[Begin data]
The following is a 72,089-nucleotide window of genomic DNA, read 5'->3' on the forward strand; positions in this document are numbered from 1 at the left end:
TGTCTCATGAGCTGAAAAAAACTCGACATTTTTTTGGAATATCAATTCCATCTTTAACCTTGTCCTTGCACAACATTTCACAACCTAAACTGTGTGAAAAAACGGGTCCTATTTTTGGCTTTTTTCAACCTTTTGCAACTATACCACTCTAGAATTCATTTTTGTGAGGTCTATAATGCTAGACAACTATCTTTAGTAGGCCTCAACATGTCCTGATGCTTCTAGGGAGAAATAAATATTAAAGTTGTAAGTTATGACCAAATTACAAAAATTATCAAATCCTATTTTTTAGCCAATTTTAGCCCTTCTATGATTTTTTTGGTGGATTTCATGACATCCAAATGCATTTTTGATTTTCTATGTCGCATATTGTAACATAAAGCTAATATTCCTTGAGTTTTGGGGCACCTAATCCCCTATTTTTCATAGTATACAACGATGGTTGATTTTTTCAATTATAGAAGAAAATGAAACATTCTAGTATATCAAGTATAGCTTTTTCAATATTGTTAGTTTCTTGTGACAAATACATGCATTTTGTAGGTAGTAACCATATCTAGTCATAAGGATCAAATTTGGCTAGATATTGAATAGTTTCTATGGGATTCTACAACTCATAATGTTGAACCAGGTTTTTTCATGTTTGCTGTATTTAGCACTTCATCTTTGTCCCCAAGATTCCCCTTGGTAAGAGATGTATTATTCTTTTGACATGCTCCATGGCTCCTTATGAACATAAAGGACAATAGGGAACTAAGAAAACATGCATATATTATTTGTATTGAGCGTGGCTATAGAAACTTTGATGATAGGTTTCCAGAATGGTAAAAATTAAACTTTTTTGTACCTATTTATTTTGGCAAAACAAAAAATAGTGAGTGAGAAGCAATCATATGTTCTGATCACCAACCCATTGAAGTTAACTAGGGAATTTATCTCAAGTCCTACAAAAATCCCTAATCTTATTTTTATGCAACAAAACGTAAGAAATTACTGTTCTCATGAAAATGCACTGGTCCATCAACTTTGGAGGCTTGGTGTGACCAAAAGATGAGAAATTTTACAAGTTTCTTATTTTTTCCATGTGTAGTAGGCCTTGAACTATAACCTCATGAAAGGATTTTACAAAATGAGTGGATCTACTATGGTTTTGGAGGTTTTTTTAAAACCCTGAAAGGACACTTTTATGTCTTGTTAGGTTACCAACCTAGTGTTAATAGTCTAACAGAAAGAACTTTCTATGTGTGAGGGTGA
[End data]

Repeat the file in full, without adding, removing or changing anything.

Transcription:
The following is a 72,089-nucleotide window of genomic DNA, read 5'->3' on the forward strand; positions in this document are numbered from 1 at the left end:
TGTCTCATGAGCTGAAAAAAACTCGACATTTTTTTGGAATATCAATTCCATCTTTAACCTTGTCCTTGCACAACATTTCACAACCTAAACTGTGTGAAAAAACGGGTCCTATTTTTGGCTTTTTTCAACCTTTTGCAACTATACCACTCTAGAATTCATTTTTGTGAGGTCTATAATGCTAGACAACTATCTTTAGTAGGCCTCAACATGTCCTGATGCTTCTAGGGAGAAATAAATATTAAAGTTGTAAGTTATGACCAAATTACAAAAATTATCAAATCCTATTTTTTAGCCAATTTTAGCCCTTCTATGATTTTTTTGGTGGATTTCATGACATCCAAATGCATTTTTGATTTTCTATGTCGCATATTGTAACATAAAGCTAATATTCCTTGAGTTTTGGGGCACCTAATCCCCTATTTTTCATAGTATACAACGATGGTTGATTTTTTCAATTATAGAAGAAAATGAAACATTCTAGTATATCAAGTATAGCTTTTTCAATATTGTTAGTTTCTTGTGACAAATACATGCATTTTGTAGGTAGTAACCATATCTAGTCATAAGGATCAAATTTGGCTAGATATTGAATAGTTTCTATGGGATTCTACAACTCATAATGTTGAACCAGGTTTTTTCATGTTTGCTGTATTTAGCACTTCATCTTTGTCCCCAAGATTCCCCTTGGTAAGAGATGTATTATTCTTTTGACATGCTCCATGGCTCCTTATGAACATAAAGGACAATAGGGAACTAAGAAAACATGCATATATTATTTGTATTGAGCGTGGCTATAGAAACTTTGATGATAGGTTTCCAGAATGGTAAAAATTAAACTTTTTTGTACCTATTTATTTTGGCAAAACAAAAAATAGTGAGTGAGAAGCAATCATATGTTCTGATCACCAACCCATTGAAGTTAACTAGGGAATTTATCTCAAGTCCTACAAAAATCCCTAATCTTATTTTTATGCAACAAAACGTAAGAAATTACTGTTCTCATGAAAATGCACTGGTCCATCAACTTTGGAGGCTTGGTGTGACCAAAAGATGAGAAATTTTACAAGTTTCTTATTTTTTCCATGTGTAGTAGGCCTTGAACTATAACCTCATGAAAGGATTTTACAAAATGAGTGGATCTACTATGGTTTTGGAGGTTTTTTTAAAACCCTGAAAGGACACTTTTATGTCTTGTTAGGTTACCAACCTAGTGTTAATAGTCTAACAGAAAGAACTTTCTATGTGTGAGGGTGA